Eat When You’re Hungry
We need to eat. And we need to do it when we’re hungry. This sounds silly and simple, but it’s neither, because most people have never been taught to eat when they are hungry. In fact, many people view hunger as a negative thing. Some will say it’s annoying, uncomfortable, painful—scary even. But hunger is just a physiological response to your body needing food. It’s a sensation in your stomach—a series of muscle contractions often called hunger pangs (not pains) that can get more intense the hungrier we are—that is there to remind us we need to eat.
The point of hunger is to make it impossible for you to accidentally starve to death—to let you know that you need more energy from food. Food has vitamins, minerals, water, carbohydrates, proteins, and fats—all nutrients that we need to have balanced, healthy, thriving, comfortable bodies. Eating when you’re hungry means that you’re eating when your body is actually primed to properly absorb those nutrients. All the enzymes, hormones, and neurotransmitters associated with digestion are ready for action. Because of that, eating when you’re hungry helps balance your blood sugar and regulate your weight.
There are a lot of feelings or sensations our bodies create, but the feeling or sensation we get for physical hunger isn’t that different from the sensation you get when you feel like you need to use the restroom or when you know you are ready for bed. These all involve your body sending a signal to your brain to say, “Hey, pay attention to me.”
Eat What You Love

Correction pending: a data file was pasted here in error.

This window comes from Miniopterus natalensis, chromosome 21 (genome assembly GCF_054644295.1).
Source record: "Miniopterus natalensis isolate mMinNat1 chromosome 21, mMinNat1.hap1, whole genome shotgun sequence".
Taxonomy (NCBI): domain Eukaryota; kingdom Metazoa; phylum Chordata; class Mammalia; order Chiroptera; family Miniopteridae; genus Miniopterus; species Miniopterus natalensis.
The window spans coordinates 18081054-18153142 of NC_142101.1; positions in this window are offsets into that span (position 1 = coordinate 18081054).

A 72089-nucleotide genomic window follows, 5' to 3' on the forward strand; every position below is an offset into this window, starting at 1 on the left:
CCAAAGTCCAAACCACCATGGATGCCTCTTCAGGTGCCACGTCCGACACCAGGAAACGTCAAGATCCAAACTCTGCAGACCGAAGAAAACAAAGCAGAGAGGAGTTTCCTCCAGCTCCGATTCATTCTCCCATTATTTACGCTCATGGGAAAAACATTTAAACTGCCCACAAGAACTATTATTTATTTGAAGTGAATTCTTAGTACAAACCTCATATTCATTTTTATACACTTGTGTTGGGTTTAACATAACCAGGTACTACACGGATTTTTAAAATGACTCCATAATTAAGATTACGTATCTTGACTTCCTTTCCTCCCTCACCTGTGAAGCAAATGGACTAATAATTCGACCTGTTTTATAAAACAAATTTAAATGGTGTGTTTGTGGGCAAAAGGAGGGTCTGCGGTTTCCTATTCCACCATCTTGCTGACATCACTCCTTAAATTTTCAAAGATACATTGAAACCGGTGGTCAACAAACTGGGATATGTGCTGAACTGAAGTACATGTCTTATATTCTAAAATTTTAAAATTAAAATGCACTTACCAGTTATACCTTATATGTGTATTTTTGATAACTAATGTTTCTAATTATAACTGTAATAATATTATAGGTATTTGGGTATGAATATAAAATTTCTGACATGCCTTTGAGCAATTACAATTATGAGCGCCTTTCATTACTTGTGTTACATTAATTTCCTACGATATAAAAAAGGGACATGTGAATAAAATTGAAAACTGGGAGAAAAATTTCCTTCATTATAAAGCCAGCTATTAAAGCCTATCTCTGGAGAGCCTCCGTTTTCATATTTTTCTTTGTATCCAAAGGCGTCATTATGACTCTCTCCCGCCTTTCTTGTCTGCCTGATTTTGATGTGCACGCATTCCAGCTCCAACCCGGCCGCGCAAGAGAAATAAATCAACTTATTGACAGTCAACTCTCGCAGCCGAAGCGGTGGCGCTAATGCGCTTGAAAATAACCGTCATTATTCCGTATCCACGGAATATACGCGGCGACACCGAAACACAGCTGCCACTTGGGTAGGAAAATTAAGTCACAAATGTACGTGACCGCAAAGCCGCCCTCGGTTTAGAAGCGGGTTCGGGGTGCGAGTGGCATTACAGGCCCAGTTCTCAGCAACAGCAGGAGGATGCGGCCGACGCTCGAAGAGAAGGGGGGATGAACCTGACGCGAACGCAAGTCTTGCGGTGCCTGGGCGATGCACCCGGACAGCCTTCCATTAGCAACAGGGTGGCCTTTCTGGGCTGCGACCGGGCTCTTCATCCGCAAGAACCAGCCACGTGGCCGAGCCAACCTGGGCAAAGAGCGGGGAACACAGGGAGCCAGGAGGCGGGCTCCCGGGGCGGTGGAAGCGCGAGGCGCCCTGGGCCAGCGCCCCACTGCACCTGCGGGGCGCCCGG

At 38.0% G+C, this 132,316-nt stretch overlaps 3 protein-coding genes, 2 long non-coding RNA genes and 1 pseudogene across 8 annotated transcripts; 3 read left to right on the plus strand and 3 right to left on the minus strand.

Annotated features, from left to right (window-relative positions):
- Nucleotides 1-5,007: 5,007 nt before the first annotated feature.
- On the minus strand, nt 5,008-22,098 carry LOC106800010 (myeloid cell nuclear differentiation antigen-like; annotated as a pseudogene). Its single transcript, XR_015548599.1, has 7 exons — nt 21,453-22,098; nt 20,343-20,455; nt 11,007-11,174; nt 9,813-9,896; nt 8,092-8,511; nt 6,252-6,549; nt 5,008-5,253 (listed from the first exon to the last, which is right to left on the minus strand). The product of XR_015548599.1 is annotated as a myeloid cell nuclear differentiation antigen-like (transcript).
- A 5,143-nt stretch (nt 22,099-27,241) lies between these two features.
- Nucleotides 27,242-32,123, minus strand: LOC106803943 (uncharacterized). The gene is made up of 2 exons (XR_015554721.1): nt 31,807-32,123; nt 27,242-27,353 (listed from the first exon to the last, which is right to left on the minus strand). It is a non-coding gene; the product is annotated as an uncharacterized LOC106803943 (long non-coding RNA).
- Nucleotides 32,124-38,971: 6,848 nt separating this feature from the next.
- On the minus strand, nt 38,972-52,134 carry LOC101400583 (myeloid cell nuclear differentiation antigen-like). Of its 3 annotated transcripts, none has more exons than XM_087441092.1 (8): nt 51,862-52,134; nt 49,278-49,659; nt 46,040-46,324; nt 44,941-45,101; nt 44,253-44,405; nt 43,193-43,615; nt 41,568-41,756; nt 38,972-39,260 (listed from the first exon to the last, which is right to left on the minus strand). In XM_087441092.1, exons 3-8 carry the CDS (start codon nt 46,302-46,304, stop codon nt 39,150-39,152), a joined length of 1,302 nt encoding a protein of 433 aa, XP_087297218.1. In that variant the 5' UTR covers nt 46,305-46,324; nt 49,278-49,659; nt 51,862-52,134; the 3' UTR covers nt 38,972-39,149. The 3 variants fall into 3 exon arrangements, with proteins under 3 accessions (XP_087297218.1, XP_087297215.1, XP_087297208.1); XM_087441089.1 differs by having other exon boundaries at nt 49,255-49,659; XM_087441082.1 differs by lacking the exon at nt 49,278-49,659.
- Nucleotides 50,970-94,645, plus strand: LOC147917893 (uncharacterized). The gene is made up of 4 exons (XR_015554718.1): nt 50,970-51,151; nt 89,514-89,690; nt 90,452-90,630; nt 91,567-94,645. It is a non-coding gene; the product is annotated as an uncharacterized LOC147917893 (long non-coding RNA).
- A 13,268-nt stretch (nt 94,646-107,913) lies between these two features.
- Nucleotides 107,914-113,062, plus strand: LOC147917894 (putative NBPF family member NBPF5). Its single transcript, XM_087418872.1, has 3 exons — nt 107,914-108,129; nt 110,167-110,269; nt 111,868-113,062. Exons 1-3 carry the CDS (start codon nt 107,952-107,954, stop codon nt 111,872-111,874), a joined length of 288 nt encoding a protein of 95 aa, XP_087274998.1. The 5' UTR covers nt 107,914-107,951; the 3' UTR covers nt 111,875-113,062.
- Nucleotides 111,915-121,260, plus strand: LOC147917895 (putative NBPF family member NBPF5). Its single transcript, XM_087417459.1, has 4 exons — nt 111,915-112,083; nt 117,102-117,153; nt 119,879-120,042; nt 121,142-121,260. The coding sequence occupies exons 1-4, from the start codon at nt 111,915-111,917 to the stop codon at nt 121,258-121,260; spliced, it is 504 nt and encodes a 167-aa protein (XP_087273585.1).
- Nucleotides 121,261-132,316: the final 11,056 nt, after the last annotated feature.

We aren’t dieting. You don’t want to restrict yourself. There is absolutely no reason that you can’t sustain your weight loss (or even avoid gaining weight in the first place) while still enjoying alcohol, ice cream, bread, candy, and all the foods you love. In fact you can eat what you want and still lose weight—when we heal our relationship with food, we are no longer controlled by temptations or cravings. Food takes its place as only one important part of our life, as nourishment.
Look, you may be one of the people for whom this rule creates so much freedom that you don’t know what to do. This is especially true if you have spent a great deal of time following other people’s diets and eating what you think you “should” be eating.
Don’t overthink it. Keep things simple. When you’re stuck or are feeling overwhelmed, just eat what you love—when you are hungry. Start there. If you are hungry in your stomach, then there is room to eat. Your body doesn’t know what you are eating. Stop telling yourself it does. Do you know that if you are overweight and have high cholesterol, and/or high blood pressure, and/or high blood sugars, and/or high triglycerides and you lose weight, these levels go down as well—no matter what food you ate while losing that weight? Of course, these levels might lower more quickly if we change the types of food we eat. But that does not result in sustainable results.
By eating when you are hungry and starting with half, you will lose weight. By eating what you love and removing any labels around food, you will put yourself on a path of discovering what is right for you. And if you think you are hungry and you find yourself unsure whether or not you want ice cream or a turkey burger, then do not eat. You might be caught in a mindless emotional act, and you aren’t hungry.
Eat Without Distractions